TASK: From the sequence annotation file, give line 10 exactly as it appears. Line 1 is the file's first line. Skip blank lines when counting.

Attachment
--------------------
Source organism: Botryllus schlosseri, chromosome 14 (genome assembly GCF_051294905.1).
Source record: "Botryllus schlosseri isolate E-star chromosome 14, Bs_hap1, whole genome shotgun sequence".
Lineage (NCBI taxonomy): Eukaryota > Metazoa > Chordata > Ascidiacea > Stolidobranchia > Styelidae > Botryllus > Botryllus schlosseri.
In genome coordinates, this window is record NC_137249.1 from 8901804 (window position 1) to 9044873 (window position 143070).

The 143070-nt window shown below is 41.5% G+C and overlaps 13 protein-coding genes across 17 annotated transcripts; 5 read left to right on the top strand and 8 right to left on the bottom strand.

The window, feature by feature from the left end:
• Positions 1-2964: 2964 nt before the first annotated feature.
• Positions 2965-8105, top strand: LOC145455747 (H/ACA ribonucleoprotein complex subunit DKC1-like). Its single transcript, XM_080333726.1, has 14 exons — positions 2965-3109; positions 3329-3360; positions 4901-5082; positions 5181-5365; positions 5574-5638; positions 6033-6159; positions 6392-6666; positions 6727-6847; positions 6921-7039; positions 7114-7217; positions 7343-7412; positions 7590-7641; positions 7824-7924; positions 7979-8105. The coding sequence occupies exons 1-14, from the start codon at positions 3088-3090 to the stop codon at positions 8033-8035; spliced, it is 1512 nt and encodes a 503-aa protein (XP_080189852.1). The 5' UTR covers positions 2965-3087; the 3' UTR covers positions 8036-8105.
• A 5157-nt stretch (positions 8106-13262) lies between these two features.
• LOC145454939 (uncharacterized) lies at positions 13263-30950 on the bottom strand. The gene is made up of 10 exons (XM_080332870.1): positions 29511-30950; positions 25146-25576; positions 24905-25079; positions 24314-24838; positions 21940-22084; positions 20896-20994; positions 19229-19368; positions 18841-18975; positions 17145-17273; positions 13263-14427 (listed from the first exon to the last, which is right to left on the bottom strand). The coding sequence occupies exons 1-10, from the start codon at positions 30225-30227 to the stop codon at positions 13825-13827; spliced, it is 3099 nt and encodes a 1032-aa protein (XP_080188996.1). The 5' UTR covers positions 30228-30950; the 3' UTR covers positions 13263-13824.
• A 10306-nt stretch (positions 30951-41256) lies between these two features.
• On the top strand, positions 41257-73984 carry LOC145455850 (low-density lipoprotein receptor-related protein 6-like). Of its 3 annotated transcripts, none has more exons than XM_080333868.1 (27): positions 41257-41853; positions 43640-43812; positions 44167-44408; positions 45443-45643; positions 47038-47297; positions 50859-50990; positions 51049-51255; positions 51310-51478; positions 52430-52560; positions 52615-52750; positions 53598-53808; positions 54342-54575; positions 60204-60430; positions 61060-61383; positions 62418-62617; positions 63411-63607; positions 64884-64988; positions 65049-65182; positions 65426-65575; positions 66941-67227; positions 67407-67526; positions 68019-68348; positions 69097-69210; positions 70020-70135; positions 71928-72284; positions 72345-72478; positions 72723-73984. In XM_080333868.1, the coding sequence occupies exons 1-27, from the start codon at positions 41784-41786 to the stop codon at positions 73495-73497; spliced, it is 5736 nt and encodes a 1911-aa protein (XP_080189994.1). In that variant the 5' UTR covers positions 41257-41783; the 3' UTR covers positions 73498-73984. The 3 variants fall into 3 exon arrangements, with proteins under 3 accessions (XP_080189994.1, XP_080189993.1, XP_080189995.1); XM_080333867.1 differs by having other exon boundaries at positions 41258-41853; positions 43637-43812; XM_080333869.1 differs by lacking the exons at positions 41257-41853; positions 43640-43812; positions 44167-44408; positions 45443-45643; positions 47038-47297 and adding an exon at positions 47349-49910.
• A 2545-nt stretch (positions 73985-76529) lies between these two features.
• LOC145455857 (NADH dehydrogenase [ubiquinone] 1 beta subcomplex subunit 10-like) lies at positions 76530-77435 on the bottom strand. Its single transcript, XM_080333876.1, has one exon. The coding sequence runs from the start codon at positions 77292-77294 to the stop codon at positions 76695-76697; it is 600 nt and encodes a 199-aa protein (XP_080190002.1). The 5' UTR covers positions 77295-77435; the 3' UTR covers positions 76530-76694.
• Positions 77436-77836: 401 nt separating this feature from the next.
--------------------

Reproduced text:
• LOC145454939 (uncharacterized) lies at positions 13263-30950 on the bottom strand. The gene is made up of 10 exons (XM_080332870.1): positions 29511-30950; positions 25146-25576; positions 24905-25079; positions 24314-24838; positions 21940-22084; positions 20896-20994; positions 19229-19368; positions 18841-18975; positions 17145-17273; positions 13263-14427 (listed from the first exon to the last, which is right to left on the bottom strand). The coding sequence occupies exons 1-10, from the start codon at positions 30225-30227 to the stop codon at positions 13825-13827; spliced, it is 3099 nt and encodes a 1032-aa protein (XP_080188996.1). The 5' UTR covers positions 30228-30950; the 3' UTR covers positions 13263-13824.